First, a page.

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At a certain point in The Walking Dead, Rick [and later on other members of the group] started asking potential newcomers three questions as a kind of screening process to see if they're dangerous and/or would be a good fit for the group:

  1. How many walkers have you killed?
  2. How many people have you killed?
  3. Why?

What's the reasoning behind these three questions? What grants an acceptable series of answers? AFAIK there's only been one time where someone answered and the group didn't like the answers (that being Aaron, the recruiter from Alexandria) but I didn't notice anything distinct about his response that would be alarming.

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Ankit has given the authoritative answer, from an official source, and I fully agree with that reasoning. For the sake of furthering in-universe theorycrafting, and because I (at least) find it interesting, I'll provide my own personal insight on this one.

As Ankit's answer reveals, the primary purpose of the three questions is to evaluate newcomers and act as a first step to root out undesirables. There is no specific "right answer" or "wrong answer" - it's just about hearing what they have to say. Also important to note that getting "a pass" on the three questions does not mean you're free and clear. Your actions within the group will continue to be observed until trust has been established.

How many walkers have you killed?

This question is trying to determine if the newcomer has what it takes to survive. Killing walkers is something that needs to be done in this world, so if the answer is "zero" (or particularly low) that might indicate an unwillingness to act, to stop walkers, which could put others in the group at risk.

Also, not without merit, there have been a number of issues Rick's group has run into as a direct result of people refusing to kill walkers for one reason or another:

Hershall's insistence that walkers are merely "sick" and might someday be "cured," leading to a barn full of them in season 2; those two girls from season 4-ish who were feeding the walkers like pets; Morgan's inability to kill his zombie wife (seen mainly in season 1), which ultimately lead to the death of his son and himself going "off the rails" for a while. Etc.


How many people have you killed?

By extension of the above logic, killing people is also something that needs to be done to survive sometimes - however - they don't want some psycho who likes killing too much either. That could be a threat to the group either directly (he starts killing people in the group) or indirectly (he kills too many outsiders, provoking conflict with other groups.) As I said above, there's no specific "right answer," but if the number is too high, it would be a cause for concern. As time goes on in this world, it would also become increasingly probable that an answer of "zero" is likely a falsehood.

Why?

This one I generally interpret to be referencing question #2 more than #1. Basically trying to determine if there was a good reason for killing what people they did. If they did it to survive, fair enough. If they did it just for giggles or because they feel the need to kill everyone "before everyone kills me," hmm.... maybe not.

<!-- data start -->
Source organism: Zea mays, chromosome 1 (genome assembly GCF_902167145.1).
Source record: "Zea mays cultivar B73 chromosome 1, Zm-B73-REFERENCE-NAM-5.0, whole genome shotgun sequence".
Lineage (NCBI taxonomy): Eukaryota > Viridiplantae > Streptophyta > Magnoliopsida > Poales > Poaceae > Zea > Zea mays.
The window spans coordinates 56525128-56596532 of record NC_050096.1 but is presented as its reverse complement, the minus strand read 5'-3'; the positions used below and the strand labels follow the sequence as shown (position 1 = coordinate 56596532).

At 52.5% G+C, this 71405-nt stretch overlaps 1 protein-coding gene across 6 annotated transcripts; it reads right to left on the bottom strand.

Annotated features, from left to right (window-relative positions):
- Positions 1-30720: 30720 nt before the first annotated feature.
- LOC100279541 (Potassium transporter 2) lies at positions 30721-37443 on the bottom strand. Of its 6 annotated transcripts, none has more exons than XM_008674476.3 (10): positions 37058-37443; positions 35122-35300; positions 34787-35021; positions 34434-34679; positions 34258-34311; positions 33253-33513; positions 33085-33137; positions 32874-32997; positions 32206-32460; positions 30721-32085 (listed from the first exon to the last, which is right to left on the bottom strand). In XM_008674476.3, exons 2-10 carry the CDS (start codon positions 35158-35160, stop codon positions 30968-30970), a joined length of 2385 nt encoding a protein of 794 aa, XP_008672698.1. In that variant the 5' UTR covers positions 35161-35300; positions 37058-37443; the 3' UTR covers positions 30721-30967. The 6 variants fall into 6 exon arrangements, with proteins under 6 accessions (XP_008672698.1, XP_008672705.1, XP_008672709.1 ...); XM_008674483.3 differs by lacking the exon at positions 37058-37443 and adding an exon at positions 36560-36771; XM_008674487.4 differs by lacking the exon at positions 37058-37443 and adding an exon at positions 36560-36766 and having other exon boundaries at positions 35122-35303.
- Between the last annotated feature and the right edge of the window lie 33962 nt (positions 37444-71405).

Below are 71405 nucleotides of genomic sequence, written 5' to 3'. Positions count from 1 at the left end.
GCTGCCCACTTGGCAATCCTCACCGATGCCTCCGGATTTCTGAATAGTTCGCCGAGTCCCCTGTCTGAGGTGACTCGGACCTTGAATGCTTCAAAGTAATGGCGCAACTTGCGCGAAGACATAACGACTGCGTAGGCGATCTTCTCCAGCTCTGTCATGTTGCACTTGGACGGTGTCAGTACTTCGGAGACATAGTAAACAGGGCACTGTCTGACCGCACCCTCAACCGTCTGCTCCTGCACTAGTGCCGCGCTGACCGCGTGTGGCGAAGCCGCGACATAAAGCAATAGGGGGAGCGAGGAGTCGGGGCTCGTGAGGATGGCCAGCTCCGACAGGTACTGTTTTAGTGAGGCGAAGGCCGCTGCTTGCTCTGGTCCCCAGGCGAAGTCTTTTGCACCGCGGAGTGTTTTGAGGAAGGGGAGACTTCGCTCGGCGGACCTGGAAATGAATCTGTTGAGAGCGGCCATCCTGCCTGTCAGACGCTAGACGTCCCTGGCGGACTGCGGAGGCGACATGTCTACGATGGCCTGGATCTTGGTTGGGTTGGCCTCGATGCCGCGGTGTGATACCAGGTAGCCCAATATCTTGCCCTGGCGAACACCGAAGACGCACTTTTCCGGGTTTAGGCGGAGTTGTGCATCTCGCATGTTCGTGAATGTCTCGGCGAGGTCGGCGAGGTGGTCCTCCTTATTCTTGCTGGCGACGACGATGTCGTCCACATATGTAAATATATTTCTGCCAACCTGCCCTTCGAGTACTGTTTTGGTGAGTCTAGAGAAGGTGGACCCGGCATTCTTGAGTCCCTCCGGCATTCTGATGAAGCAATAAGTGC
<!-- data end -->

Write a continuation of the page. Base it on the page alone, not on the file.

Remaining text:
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    Your answer isn't really "purely hypothetical", it is reasoned by the very show and its story, upto referencing specific plot points even. Things don't necessarily have to be said in an interview to make for good answers. – Napoleon Wilson Dec 18 '19 at 14:41
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    Completely agree with Napoleon – Ankit Sharma Dec 18 '19 at 14:57
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    I also interpret the second and third questions as also putting the 'interviewee' at ease that this group understands that killing people is occasionally required and that nobodies hands are completely clean. If the second question were 'Have you killed any people' as compared to 'How many have you killed', it would come across as more accusative if the answer were 'yes'. – Dave Dec 20 '19 at 9:19
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    Doesn't this assume that people answer truthfully? I'd argue that if someone says they've killed two people is better than saying zero, because the latter is probably a lie. – LShaver Dec 20 '19 at 16:26
  • @LShaver It's like any interview or interrogation, it's often necessary for the questioner to read body language and tone to figure out whether they're being truthful. – Barmar Dec 20 '19 at 16:52
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The answer was given by Andrew Lincoln, himself. Quoted from comicbook.com:

During the Talking Dead after-show, actor Andrew Lincoln explained the reasons behind the three questions. "If they give any sort of answer we think is suspect or the way they answer it is suspect, then they don’t come back," said Lincoln. "So it’s basically just a buffer, a first shield, and then it’s just a matter of proving yourself."

In a later segment on the Talking Dead, showrunner Scott Gimple explained that it's not just Rick that asks potential new group members the three questions. The three questions were implemented by the governing council and even Daryl has to ask them.

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I think that it should be mentioned that while at the prison, Rick hallucinated a phone call with his dead wife, and she asked him the three questions. So he didn't come up with the questions through a logical process, his subconscious decided that these were questions to be asked. Now, we can still ask what reasons the group as a whole adopted them, but the initial coming up with them wasn't governed by rational reasoning.

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